Erudition and intertextuality are recurrent themes in Hellenistic literature. Both place higher demands upon the reader–that he or she have a certain level of cultural literacy–than any Classical literature prior to it. The final lecture of this semester’s Sunoikisis Greek Literature course, led by Norman Sandridge, explored a few examples of modern cultural productions which … Read moreLocating Videogame Heroes: a Comparison of Jason with “Michael”
In the Homeric poems, epithets provide an index to the personality of a hero. When the poet invokes a particular epithet, a particular attribute or set of attributes is summoned to the performance. According to Theodore Klein, critics of Apollonius single out the pallid and ineffectual personality of Jason as the primary reason for the … Read moreThe Attributes of Jason, ἥρως ἀμήχανος
Having drunk deep from the wells of epigrammatic Hellenistic poetry from the tradition of Callimachus, our Hellenistic Literature class was glad to satisfy our thirst for a much more familiar spring, heroic epic. Apollonius’ Argonautica, which tells the story of Jason’s quest to retrieve the golden fleece, happens to be the only surviving epic from this … Read moreThe Epic Similes of Apollonius
Idyll 15 is classified as one of the “urban mimes,” signifying important aspects of both its style and setting, and distinguishing it from the other poems in Theocritus’ collection of Idylls. Indeed, the term “idyll” itself is here a misnomer–nothing stands in starker contrast to the bucolic idylls–such as Idylls 1 and 3–which are serious in … Read moreHow Independent are the Women in Theocritus’ Idyll 15?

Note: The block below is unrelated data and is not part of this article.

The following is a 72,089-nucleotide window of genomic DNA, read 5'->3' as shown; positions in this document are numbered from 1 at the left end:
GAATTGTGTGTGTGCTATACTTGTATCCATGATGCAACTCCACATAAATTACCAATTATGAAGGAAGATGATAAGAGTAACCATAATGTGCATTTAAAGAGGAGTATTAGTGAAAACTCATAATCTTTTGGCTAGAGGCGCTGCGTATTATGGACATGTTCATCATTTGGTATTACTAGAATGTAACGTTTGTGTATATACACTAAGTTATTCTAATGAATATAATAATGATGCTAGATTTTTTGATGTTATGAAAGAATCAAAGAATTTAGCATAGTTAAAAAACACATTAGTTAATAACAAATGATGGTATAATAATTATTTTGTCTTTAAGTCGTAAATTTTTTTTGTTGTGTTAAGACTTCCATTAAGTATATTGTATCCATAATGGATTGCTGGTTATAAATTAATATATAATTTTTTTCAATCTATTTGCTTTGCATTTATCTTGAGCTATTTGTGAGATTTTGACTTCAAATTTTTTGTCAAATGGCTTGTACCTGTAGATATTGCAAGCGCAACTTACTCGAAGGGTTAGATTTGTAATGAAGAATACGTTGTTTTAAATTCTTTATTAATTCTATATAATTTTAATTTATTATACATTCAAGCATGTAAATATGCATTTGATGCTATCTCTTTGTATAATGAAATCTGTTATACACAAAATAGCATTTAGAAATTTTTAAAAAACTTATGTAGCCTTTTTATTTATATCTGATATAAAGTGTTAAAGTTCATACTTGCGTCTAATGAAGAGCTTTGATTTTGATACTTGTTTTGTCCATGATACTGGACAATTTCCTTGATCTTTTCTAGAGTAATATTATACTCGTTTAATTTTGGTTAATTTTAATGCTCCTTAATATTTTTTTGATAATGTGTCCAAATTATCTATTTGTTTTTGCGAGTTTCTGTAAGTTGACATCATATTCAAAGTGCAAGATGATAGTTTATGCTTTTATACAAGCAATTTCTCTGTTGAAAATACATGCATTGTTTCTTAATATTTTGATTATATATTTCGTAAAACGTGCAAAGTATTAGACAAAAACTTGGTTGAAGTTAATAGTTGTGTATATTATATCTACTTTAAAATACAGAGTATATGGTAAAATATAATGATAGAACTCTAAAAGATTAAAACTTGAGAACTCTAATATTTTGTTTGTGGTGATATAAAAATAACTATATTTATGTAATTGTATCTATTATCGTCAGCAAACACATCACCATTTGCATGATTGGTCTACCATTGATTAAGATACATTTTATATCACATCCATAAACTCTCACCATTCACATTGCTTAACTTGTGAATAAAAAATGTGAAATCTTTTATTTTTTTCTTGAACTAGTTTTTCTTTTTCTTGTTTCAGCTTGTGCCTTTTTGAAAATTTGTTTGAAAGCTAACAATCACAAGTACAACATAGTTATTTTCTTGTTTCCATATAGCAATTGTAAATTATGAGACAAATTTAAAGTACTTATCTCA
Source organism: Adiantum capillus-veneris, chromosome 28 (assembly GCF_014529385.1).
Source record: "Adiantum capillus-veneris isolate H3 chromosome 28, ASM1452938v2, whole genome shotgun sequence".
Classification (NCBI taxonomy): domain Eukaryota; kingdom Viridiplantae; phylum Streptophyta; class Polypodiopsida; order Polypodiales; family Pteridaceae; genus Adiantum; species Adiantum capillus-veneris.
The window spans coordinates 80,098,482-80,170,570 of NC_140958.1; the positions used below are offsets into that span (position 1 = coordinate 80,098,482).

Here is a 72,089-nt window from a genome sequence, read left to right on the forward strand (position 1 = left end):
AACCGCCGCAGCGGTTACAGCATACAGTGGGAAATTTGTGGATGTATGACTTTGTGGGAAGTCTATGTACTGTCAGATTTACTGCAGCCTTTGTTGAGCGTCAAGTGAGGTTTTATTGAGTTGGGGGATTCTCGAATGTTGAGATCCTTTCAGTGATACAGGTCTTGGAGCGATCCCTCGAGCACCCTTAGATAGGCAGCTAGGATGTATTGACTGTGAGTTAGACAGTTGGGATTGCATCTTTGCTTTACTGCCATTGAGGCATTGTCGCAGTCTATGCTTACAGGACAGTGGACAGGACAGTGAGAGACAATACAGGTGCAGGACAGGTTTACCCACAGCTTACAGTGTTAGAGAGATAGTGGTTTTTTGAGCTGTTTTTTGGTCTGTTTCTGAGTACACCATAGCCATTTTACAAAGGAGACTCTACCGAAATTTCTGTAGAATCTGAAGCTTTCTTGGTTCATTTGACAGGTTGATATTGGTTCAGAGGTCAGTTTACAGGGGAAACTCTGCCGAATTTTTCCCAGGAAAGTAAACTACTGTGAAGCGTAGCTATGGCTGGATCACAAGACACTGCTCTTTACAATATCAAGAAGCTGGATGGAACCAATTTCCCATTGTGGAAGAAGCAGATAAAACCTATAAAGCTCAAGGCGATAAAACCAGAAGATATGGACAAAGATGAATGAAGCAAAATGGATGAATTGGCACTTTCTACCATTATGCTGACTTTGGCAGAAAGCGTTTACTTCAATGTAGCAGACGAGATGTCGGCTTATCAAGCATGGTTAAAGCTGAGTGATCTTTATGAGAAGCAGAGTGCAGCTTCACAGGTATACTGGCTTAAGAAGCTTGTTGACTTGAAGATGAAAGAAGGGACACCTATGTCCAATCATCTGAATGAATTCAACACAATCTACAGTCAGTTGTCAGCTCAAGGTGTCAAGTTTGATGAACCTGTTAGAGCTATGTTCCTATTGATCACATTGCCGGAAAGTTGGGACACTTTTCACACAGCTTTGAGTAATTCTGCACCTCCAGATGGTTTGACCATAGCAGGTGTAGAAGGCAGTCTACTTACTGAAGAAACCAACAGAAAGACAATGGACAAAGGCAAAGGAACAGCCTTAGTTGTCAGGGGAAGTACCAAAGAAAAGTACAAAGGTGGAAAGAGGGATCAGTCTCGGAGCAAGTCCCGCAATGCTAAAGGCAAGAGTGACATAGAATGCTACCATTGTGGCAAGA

In this semester’s Sunoikisis Greek course, we have covered a substantial selection of the poetry of Callimachus. Our knowledge of classical cultures has been rigorously challenged by its frequent use of allusion, and our imaginations have been piqued by its creative adaptation of Archaic genres and unique poetic outlook. For those of us who have … Read moreReading and Performance of Callimachus’ Hymn to Apollo
Theocritus is widely regarded as the poet who invented bucolic, a genre of literature which focuses on the activities of simple country folk such as shepherds and shepherdesses. Typically produced for urban audiences, bucolic literature presents an idealized portrait of the simple virtues of outdoorsmen. Romanticism in 19th-century literature, seen as a reaction to the … Read moreThe Hexameter of Theocritus’ Idyll 11